Paulson & Co. buy a new stake in Verizon Communications in 1Q14

Market Realist

Must-know: Paulson & Co.'s important positions in 1Q14 (Part 2 of 8)

(Continued from Part 1)

Paulson & Co. and Verizon Communications

John Paulson’s Paulson & Co. started new positions in Verizon Communications Inc. (VZ), CBS Corp. (CBS), and Valeant Pharmaceuticals (VRX) and upped its positions in Cobalt International Energy (CIE) and American Airlines Group (AAL). Notable position decreases were Family Dollar Stores (FDO) and Freeport-McMoRan Copper (FCX).

Paulson took a new position in Verizon Communications (VZ) last quarter. The position accounts for 2.04% of Paulson’s $20 billion portfolio. Hedge funds owned by Berkshire Hathaway and Dan Loeb also took positions in Verizon last quarter.

Verizon is one of the world’s leading providers of voice, data, and video services and solutions on wireless and wireline networks that are designed to meet customers’ demand for mobility, reliable network connectivity, security, and control. Its wireless business, operating as Verizon Wireless, provides voice and data services and equipment sales across the United States. Verizon’s wireline business provides consumer, business, and government customers with communications products and services, including broadband data and video services, network access, voice, long distance, and other communications products and services, and also owns and operates one of the most expansive end-to-end global Internet protocol (IP) networks.

The telecom sector is undergoing a consolidation, with Sprint (S) owner SoftBank (SFTBF) in talks to acquire T-Mobile (TMUS) and AT&T announcing plans to buy leading U.S. satellite operator DirecTV. Verizon CEO Lowell McAdam recently ended speculation by saying the company wasn’t interested in acquiring satellite operator Dish Network.

The company is currently focusing on the higher-margin and growing areas of its business such as wireless data, wireline data, and strategic services, including cloud computing services. The company organizes its service and product offerings by the primary customers targeted by mass markets, global enterprise, and global wholesale.

Verizon recently signed a “paid peering” deal with Netflix under which the latter will pay Verizon for improved streaming video service to customers. It also acquired Intel Media, the digital TV division of the chip maker Intel, in January to accelerate the availability of next-generation video services, both integrated with Verizon’s FiOS fiber-optic networks and delivered “over the top” to any device. The release said Intel’s OnCue Cloud TV platform “will help Verizon bring next-generation video services to audiences who increasingly expect to view content when, where and how they want it.”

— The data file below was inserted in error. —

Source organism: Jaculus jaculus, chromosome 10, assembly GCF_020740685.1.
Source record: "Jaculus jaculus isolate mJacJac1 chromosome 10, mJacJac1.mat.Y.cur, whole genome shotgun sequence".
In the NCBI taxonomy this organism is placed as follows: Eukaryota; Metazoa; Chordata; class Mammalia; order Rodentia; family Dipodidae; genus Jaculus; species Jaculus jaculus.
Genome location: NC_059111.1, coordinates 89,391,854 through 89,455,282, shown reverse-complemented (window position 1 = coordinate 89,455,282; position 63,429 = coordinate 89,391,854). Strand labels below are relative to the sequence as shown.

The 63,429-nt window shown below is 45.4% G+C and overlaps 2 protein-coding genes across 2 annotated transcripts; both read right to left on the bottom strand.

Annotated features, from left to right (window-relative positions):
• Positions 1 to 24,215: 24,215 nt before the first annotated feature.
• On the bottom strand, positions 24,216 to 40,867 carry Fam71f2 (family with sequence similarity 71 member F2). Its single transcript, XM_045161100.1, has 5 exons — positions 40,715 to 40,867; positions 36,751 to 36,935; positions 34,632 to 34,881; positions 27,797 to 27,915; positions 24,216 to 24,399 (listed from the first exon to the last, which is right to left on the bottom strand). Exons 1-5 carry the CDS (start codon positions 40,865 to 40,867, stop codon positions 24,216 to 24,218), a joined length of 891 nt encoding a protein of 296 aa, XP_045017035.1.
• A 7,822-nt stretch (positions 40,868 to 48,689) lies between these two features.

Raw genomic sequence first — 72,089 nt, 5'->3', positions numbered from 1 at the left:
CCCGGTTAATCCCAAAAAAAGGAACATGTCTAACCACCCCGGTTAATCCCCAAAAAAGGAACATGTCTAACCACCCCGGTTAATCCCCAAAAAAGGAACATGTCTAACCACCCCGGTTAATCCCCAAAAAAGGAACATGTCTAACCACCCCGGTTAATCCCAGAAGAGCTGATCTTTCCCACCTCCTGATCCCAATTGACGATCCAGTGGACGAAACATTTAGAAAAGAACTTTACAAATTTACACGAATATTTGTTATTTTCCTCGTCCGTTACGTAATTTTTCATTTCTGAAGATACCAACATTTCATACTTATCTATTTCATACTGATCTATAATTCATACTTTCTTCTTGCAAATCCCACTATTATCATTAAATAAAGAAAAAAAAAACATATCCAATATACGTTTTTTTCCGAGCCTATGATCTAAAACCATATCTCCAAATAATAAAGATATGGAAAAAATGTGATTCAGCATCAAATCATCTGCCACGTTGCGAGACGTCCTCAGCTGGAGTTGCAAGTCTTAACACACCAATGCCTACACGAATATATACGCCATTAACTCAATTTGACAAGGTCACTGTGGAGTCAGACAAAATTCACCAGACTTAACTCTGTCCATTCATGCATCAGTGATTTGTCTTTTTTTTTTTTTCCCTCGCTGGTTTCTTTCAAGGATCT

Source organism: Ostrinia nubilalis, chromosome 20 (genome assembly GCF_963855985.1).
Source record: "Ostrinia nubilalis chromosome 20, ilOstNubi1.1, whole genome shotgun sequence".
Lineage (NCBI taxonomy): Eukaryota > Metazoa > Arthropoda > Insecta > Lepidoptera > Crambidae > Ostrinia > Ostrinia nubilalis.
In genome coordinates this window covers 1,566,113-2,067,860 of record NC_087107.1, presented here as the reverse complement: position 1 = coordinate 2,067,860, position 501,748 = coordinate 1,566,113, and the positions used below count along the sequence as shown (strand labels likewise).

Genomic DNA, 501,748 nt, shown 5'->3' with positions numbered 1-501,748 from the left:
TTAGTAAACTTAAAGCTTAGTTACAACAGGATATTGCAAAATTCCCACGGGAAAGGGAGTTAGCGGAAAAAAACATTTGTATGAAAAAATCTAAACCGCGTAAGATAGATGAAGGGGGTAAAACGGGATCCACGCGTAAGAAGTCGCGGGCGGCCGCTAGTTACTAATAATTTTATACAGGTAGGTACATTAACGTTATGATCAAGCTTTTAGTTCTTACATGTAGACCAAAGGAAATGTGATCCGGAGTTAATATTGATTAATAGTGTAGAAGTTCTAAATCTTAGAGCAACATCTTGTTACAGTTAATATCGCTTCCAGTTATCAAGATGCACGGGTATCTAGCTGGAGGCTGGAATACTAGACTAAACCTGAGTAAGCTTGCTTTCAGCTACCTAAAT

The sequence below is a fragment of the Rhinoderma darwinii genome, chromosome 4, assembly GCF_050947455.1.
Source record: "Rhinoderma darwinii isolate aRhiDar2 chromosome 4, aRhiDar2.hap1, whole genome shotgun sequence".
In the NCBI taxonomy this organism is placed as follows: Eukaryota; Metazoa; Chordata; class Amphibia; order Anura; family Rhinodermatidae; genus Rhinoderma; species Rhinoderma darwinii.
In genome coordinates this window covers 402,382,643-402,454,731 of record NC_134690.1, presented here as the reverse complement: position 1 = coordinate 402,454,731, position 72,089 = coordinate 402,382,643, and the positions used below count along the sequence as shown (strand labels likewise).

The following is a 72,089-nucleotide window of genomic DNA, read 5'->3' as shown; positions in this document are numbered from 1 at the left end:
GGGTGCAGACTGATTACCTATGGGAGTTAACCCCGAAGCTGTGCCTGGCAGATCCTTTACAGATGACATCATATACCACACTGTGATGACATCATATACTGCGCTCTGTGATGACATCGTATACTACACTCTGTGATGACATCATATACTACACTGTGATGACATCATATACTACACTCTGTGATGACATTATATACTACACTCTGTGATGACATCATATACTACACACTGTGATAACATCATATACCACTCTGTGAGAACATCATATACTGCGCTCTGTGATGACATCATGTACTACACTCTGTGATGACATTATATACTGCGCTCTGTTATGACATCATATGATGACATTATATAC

In February, Verizon Communications completed the acquisition of Vodafone’s 45% indirect interest in Verizon Wireless in a transaction valued at approximately $130 billion. The consideration paid was primarily comprised of cash of approximately $58.89 billion and Verizon common stock with a value of approximately $61.3 billion. Plus, Verizon sold its 23% interest in Vodafone Italy for $3.5 billion, providing Vodafone with full ownership of Vodafone Italy.

Verizon’s 1Q 2014 earnings came below analyst estimates. On an adjusted basis (non-GAAP), Verizon reported a 23.5% increase in EPS to $0.84 in first-quarter 2014, compared to $0.68 per share in first-quarter 2013. Driven by wireless and FiOS services, total operating revenues in first-quarter 2014 were $30.8 billion, a 4.8% increase compared to first-quarter 2013 and the company’s highest quarterly growth rate in the past five quarters. FiOS, which is Verizon’s high-speed Internet data products, represented approximately 74% of consumer retail revenue in 1Q 2014.

Wireless total revenues were $20.9 billion in first-quarter 2014, up 6.9% year-over-year, primarily driven by higher retail postpaid service revenue as well as the continued increase in penetration of 4G LTE smartphones and tablets through Verizon’s More Everything plans. Wireline business revenues declined 0.4% as a result of a decline in core customer premise equipment revenues and traditional voice revenues. Verizon noted that its Enterprise customers continue to focus more on improving their cost structure as opposed to investing for growth, which is creating revenue pressure for the company. To compensate for the shrinking market for traditional voice service, Verizon said it’s continuing to build its Wireline segment around data, video, and advanced business services—where demand for reliable high-speed connections is growing.

Verizon expects consolidated top-line growth of 4% and adjusted consolidated EBITDA margin expansion in 2014, with positive contributions to profitable growth from both wireless and wireline.

The company is also creating shareholder value and made $5.9 billion in cash dividend payments in 2013. It declared a quarterly dividend of $0.53, representing a yield of 4.31%. Verizon’s board also authorized a buyback of up to 100 million shares of its common stock. Under the previous program, which terminated on February 28, 2014, Verizon purchased 3.5 million shares.

Continue to Part 3

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